top of page

Design, Revolution, Legacy: The Impact of Willy Fleckhaus on Twen and Modern Art Direction.

Willy Fleckhaus, a journalist turned visionary art director, revolutionized the visual landscape of postwar Europe through his pioneering work in magazines like Twen. While he lacked a formal design background, his boldness and passion propelled him to redefine the role of art direction and set new standards in graphic design.

Fleckhaus' journey into design began in the 1950s when he took over the design of Aufwärts magazine, infusing it with minimal texts, bold headlines, and large-scale photos. His early layouts showcased a raw but distinctive style, marking the beginnings of his iconic approach to visual storytelling.

What set Fleckhaus apart was his ability to use graphics to capture the essence of youth culture and societal trends. Aufwärts became a platform for protest, liberalism, and pleasure, reflecting Fleckhaus' own experiences and aspirations. His unconventional designs challenged traditional norms and paved the way for Twen, a magazine that epitomized the spirit of postwar youth.

Twen, meaning "twenty," was a testament to Fleckhaus' innovative vision. The magazine's modular grid layout, blown-up headlines, psychedelic illustrations, and tightly cropped photos were a revelation. Born from a post-World War II generation embracing newfound freedoms, Twen captured the controversial ideas and epitomized the era's social, political, and sexual liberation.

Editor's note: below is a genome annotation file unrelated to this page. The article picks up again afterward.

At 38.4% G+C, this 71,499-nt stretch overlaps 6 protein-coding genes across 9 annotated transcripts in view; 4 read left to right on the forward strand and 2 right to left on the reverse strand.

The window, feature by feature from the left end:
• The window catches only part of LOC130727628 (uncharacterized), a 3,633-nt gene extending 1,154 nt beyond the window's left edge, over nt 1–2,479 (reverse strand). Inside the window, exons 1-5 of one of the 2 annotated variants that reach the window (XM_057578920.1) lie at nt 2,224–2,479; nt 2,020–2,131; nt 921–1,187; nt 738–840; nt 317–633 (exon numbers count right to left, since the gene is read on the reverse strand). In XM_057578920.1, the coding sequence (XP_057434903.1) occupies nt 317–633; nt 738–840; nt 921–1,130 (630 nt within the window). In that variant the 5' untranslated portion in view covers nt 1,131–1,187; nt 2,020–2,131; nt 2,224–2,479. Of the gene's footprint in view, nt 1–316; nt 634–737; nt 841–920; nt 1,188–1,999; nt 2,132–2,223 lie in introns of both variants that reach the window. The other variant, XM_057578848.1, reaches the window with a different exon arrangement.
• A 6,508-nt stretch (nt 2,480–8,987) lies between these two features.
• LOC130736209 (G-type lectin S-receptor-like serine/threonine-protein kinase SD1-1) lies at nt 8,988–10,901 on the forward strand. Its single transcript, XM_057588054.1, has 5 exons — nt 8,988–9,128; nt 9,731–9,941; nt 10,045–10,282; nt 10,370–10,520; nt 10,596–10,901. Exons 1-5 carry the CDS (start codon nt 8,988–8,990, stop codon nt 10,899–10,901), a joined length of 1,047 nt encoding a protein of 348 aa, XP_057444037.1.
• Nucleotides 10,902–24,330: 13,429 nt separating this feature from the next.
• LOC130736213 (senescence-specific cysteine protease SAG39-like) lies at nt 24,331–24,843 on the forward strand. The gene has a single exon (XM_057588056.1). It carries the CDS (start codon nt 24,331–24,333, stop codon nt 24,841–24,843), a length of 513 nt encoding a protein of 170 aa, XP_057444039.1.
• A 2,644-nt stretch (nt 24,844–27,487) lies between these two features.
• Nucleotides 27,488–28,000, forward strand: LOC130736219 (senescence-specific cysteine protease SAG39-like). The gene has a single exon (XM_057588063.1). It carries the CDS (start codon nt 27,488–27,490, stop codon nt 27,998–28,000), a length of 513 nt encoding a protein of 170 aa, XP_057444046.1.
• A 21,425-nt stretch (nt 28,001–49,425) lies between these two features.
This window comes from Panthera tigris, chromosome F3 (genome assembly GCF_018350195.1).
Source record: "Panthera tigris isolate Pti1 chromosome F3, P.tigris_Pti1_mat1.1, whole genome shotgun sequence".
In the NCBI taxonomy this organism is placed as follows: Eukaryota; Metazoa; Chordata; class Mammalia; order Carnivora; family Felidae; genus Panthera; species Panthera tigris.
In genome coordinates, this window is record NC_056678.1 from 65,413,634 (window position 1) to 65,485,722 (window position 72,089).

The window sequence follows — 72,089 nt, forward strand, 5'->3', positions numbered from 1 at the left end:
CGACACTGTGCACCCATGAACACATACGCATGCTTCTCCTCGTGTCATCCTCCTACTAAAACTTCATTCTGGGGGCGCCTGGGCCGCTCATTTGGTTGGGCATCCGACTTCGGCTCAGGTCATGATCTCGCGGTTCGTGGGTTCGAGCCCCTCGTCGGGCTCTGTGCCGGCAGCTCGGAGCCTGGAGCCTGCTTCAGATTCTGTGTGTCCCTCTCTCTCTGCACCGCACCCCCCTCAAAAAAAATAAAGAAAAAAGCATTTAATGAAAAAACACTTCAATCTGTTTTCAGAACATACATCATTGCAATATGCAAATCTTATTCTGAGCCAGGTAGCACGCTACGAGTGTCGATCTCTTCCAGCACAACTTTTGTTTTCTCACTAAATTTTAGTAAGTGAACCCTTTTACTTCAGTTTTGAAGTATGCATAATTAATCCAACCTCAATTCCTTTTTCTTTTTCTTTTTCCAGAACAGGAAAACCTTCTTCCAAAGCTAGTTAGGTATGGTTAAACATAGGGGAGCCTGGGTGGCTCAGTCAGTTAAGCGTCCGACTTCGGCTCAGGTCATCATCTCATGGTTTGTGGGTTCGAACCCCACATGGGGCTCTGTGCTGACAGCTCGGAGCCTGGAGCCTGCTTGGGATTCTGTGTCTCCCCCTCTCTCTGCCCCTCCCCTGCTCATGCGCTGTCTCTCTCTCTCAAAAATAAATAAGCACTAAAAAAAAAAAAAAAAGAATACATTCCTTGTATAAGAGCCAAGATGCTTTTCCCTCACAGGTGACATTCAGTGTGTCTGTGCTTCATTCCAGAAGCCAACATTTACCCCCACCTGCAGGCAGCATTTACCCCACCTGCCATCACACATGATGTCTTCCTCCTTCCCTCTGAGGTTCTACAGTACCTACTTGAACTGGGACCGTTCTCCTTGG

Fleckhaus' daring choices, including featuring his wife giving birth in one issue, shocked and captivated readers, making Twen a cultural phenomenon. Fleckhaus revolutionized Twen not only with visually stunning designs but by placing the art director at the core of the magazine's creation. His influence at Twen was so profound that many editors came and went, often feeling overshadowed. Twen embodied a unique blend of New York editorial boldness and German rationalism, symbolizing a fusion of Madison Avenue flair and the Ulm School's principles, i.e. modernist principles to build a new world view, inseparable from social impact.

The magazine pushed boundaries not just visually but also in its content, reflecting the spirit of its time with daring creativity.

Fleckhaus' influence extended beyond Twen; he elevated the role of art director to new heights, transforming it into a pivotal position within the magazine hierarchy.

His meticulous designs for Bibliothek Suhrkamp and the Rainbow Series showcased his mastery of typography and aesthetics, earning him the nickname "Germany's most expensive pencil."

One might chance upon the vibrant array of front cover designs from 1963's Edition Suhrkamp on Instagram today and confuse them for the freshest offerings from Penguin's collection.

Despite his early passing, Fleckhaus' legacy endures through his timeless designs and ethical design philosophy. He believed that design should not only be visually striking but also convey meaningful messages, embodying values of enlightenment, humanism, and peace. His work continues to inspire designers and shape the evolution of art direction in modern media.

In a day and age where visual storytelling has become paramount, Willy Fleckhaus remain as relevant as he was in his heyday as he stands as a visionary whose impact transcends generations, leaving an indelible mark on the art of graphic design and magazine production.


Words by AW.

Photos courtesy of Twen, Will McBride and Suhrkamp Verlag.


bottom of page